itself is \emph{not} updated.
\subsection{Pressure-Entropy SPH}
\cite{Hopkins2013}
\label{sec:sph:pe}
\subsubsection{Hydrodynamical accelerations}
\subsubsection{Particle properties prediction}
\subsection{Pressure-Energy SPH}
\label{sec:sph:pu}
\cite{Hopkins2013}\\
to be done
\subsection{Anarchy SPH}
\label{sec:sph:anarchy}
to be done
\bibliographystyle{mnras}
\bibliography{./bibliography.bib}
\end{document}
\documentclass[usenatbib, useAMS,a4paper]{mnras}
\documentclass[fleqn, usenatbib, useAMS,a4paper]{mnras}
\usepackage{graphicx}
\usepackage{amsmath,paralist,xcolor,xspace,amssymb}
\usepackage{times}
......@@ -27,14 +27,12 @@ The desirable properties of an SPH kernels $W(\vec{x},h)$ are:
\item $W(\vec{x},h)$ should have a finite support and be cheap to
compute.
\end{enumerate}
As a consequence, the smoothing kernels used in SPH can
hence be written (in 3D) as
\begin{equation}
W(\vec{x},h) \equiv \frac{1}{H^3}f\left(\frac{|\vec{x}|}{H}\right),
\end{equation}
where $H=\gamma h$ is defined below and $f(u)$ is a dimensionless
function, usually a low-order polynomial, such that $f(u \geq 1) = 0$
and normalised such that
......@@ -42,7 +40,6 @@ and normalised such that
\begin{equation}
\int f(|\vec{u}|){\rm d}^3u = 1.
\end{equation}
$H$ is the kernel's support radius and is used as the ``smoothing
length'' in the Gadget code( {i.e.} $H=h$). This definition is,
however, not very physical and makes comparison of kernels at a
......@@ -55,13 +52,11 @@ standard deviation
\sigma^2 \equiv \frac{1}{3}\int \vec{u}^2 W(\vec{u},h) {\rm d}^3u.
\label{eq:sph:sigma}
\end{equation}
The smoothing length is then:
\begin{equation}
h\equiv2\sigma.
\label{eq:sph:h}
\end{equation}
Each kernel, {\it i.e.} defintion of $f(u)$, will have a different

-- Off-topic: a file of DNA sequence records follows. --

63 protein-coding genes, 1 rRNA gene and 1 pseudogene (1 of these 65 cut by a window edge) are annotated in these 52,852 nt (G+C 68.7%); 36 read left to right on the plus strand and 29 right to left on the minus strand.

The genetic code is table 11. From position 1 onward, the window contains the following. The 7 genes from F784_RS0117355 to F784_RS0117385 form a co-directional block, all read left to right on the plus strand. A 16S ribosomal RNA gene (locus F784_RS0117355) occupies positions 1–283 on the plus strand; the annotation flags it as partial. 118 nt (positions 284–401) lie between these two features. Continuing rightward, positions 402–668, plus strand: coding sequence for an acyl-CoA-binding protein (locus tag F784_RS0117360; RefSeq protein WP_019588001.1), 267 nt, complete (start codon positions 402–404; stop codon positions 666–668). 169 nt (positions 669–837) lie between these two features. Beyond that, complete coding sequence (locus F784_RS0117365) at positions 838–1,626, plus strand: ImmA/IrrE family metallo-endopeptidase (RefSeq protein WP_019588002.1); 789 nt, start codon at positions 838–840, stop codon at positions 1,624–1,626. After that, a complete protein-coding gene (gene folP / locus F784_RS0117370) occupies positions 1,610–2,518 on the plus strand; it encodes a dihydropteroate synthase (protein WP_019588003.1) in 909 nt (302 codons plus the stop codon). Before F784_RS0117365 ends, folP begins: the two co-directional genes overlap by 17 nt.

ratio $\gamma = H/h$. So for a \emph{fixed resolution} $h$, one will
have different kernel support sizes, $H$, and a different number of
......@@ -72,18 +67,15 @@ separation:
\begin{equation}
h = \eta \langle x \rangle = \eta \left(\frac{m}{\rho}\right)^{1/3},
\end{equation}
where $\rho$ is the local density of the fluid and $m$ the SPH
particle mass.
The (weighted) number of neighbours within the kernel support is a
useful quantity to use in implementations of SPH. It is defined as (in
3D)
useful quantity to use in implementations of SPH. It is defined (in
3D) as:
\begin{equation}
N_{\rm ngb} \equiv \frac{4}{3}\pi \left(\frac{H}{h}\eta\right)^3.
\end{equation}
Once the fixed ratio $\gamma= H/h$ is known (via equations
\ref{eq:sph:sigma} and \ref{eq:sph:h}) for a given kernel, the number
of neighbours only depends on the resolution parameter $\eta$. For
......@@ -96,23 +88,22 @@ resolution to $\eta=1.2348$ yields the commonly used value $N_{\rm
The \swift kernels are split into two categories, the B-splines
($M_{4,5,6}$) and the Wendland kernels ($C2$, $C4$ and $C6$). In all
cases we impose $f(u>1) = 0$.\\
The spline kernels are defined as:
\begin{align}
f(u) &= C M_n(u), \\
f(u) &= C M_n(u), \nonumber\\
M_n(u) &\equiv \frac{1}{2\pi}
\int_{-\infty}^{\infty}
\left(\frac{\sin\left(k/n\right)}{k/n}\right)^n\cos\left(ku\right){\rm
d}k,
d}k \nonumber,
\end{align}
whilst the Wendland kernels read
whilst the Wendland kernels are constructed from:
\begin{align}
f(u) &= C \Psi_{i,j}(u), \\
\Psi_{i,j}(u) &\equiv \mathcal{I}^k\left[\max\left(1-u,0\right)\right],\\
\mathcal{I}[f](u) &\equiv \int_u^\infty f\left(k\right)k{\rm d}k.
f(u) &= C \Psi_{i,j}(u), \nonumber\\
\Psi_{i,j}(u) &\equiv
\mathcal{I}^k\left[\max\left(1-u,0\right)\right], \nonumber\\
\mathcal{I}[f](u) &\equiv \int_u^\infty f\left(k\right)k{\rm d}k. \nonumber
\end{align}
\subsubsection{Cubic spline ($M_4$) kernel}
......@@ -230,11 +221,11 @@ All kernels available in \swift are shown on Fig.~\ref{fig:sph:kernels}.
The derivatives of the kernel function have relatively simple
expressions and are shown on Fig.~\ref{fig:sph:kernel_derivatives}:
\begin{eqnarray*}
\vec\nabla_x W(\vec{x},h) &=& \frac{1}{h^4}f'\left(\frac{|\vec{x}|}{h}\right) \frac{\vec{x}}{|\vec{x}|}, \\
\frac{\partial W(\vec{x},h)}{\partial h} &=&- \frac{1}{h^4}\left[3f\left(\frac{|\vec{x}|}{h}\right) +
\begin{align}
\vec\nabla_x W(\vec{x},h) &= \frac{1}{h^4}f'\left(\frac{|\vec{x}|}{h}\right) \frac{\vec{x}}{|\vec{x}|}, \\
\frac{\partial W(\vec{x},h)}{\partial h} &=- \frac{1}{h^4}\left[3f\left(\frac{|\vec{x}|}{h}\right) +
\frac{|\vec{x}|}{h}f'\left(\frac{|\vec{x}|}{h}\right)\right].
\end{eqnarray*}
\end{align}
Note that for all the kernels listed above, $f'(0) = 0$.
\bibliographystyle{mnras}
......